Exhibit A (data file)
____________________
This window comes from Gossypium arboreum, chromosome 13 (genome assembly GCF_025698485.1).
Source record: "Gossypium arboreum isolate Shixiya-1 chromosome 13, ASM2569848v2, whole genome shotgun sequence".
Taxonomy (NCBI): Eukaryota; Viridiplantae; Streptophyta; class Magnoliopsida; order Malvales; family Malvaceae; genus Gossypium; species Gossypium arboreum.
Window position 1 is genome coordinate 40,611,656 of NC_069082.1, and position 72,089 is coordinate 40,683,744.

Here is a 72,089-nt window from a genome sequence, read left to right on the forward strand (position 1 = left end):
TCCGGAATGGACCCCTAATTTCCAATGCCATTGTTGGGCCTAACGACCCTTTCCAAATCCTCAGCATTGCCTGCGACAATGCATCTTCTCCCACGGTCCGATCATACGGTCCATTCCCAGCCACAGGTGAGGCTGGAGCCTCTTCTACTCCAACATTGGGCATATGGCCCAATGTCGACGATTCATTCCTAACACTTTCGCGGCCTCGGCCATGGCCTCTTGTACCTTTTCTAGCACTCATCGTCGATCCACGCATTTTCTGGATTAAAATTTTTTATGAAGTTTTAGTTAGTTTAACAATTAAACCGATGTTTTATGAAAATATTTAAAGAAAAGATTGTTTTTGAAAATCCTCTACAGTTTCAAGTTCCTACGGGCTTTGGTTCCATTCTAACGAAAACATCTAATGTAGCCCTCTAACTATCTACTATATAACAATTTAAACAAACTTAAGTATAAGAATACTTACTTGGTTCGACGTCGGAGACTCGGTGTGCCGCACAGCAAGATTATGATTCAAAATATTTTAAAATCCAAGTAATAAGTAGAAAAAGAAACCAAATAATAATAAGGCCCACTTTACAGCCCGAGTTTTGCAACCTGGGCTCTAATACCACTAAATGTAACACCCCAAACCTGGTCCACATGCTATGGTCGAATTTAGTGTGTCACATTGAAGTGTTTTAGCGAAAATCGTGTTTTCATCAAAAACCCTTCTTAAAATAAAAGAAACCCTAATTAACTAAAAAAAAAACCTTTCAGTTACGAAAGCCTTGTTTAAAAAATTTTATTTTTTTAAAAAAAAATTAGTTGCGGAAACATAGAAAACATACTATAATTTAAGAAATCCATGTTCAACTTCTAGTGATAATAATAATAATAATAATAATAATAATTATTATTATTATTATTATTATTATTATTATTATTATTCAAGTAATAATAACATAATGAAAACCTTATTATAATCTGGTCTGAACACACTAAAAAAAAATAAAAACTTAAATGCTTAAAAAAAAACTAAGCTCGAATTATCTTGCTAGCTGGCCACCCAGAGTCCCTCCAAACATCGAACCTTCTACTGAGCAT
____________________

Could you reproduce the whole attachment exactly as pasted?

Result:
This window comes from Gossypium arboreum, chromosome 13 (genome assembly GCF_025698485.1).
Source record: "Gossypium arboreum isolate Shixiya-1 chromosome 13, ASM2569848v2, whole genome shotgun sequence".
Taxonomy (NCBI): Eukaryota; Viridiplantae; Streptophyta; class Magnoliopsida; order Malvales; family Malvaceae; genus Gossypium; species Gossypium arboreum.
Window position 1 is genome coordinate 40,611,656 of NC_069082.1, and position 72,089 is coordinate 40,683,744.

Here is a 72,089-nt window from a genome sequence, read left to right on the forward strand (position 1 = left end):
TCCGGAATGGACCCCTAATTTCCAATGCCATTGTTGGGCCTAACGACCCTTTCCAAATCCTCAGCATTGCCTGCGACAATGCATCTTCTCCCACGGTCCGATCATACGGTCCATTCCCAGCCACAGGTGAGGCTGGAGCCTCTTCTACTCCAACATTGGGCATATGGCCCAATGTCGACGATTCATTCCTAACACTTTCGCGGCCTCGGCCATGGCCTCTTGTACCTTTTCTAGCACTCATCGTCGATCCACGCATTTTCTGGATTAAAATTTTTTATGAAGTTTTAGTTAGTTTAACAATTAAACCGATGTTTTATGAAAATATTTAAAGAAAAGATTGTTTTTGAAAATCCTCTACAGTTTCAAGTTCCTACGGGCTTTGGTTCCATTCTAACGAAAACATCTAATGTAGCCCTCTAACTATCTACTATATAACAATTTAAACAAACTTAAGTATAAGAATACTTACTTGGTTCGACGTCGGAGACTCGGTGTGCCGCACAGCAAGATTATGATTCAAAATATTTTAAAATCCAAGTAATAAGTAGAAAAAGAAACCAAATAATAATAAGGCCCACTTTACAGCCCGAGTTTTGCAACCTGGGCTCTAATACCACTAAATGTAACACCCCAAACCTGGTCCACATGCTATGGTCGAATTTAGTGTGTCACATTGAAGTGTTTTAGCGAAAATCGTGTTTTCATCAAAAACCCTTCTTAAAATAAAAGAAACCCTAATTAACTAAAAAAAAAACCTTTCAGTTACGAAAGCCTTGTTTAAAAAATTTTATTTTTTTAAAAAAAAATTAGTTGCGGAAACATAGAAAACATACTATAATTTAAGAAATCCATGTTCAACTTCTAGTGATAATAATAATAATAATAATAATAATAATTATTATTATTATTATTATTATTATTATTATTATTATTCAAGTAATAATAACATAATGAAAACCTTATTATAATCTGGTCTGAACACACTAAAAAAAAATAAAAACTTAAATGCTTAAAAAAAAACTAAGCTCGAATTATCTTGCTAGCTGGCCACCCAGAGTCCCTCCAAACATCGAACCTTCTACTGAGCAT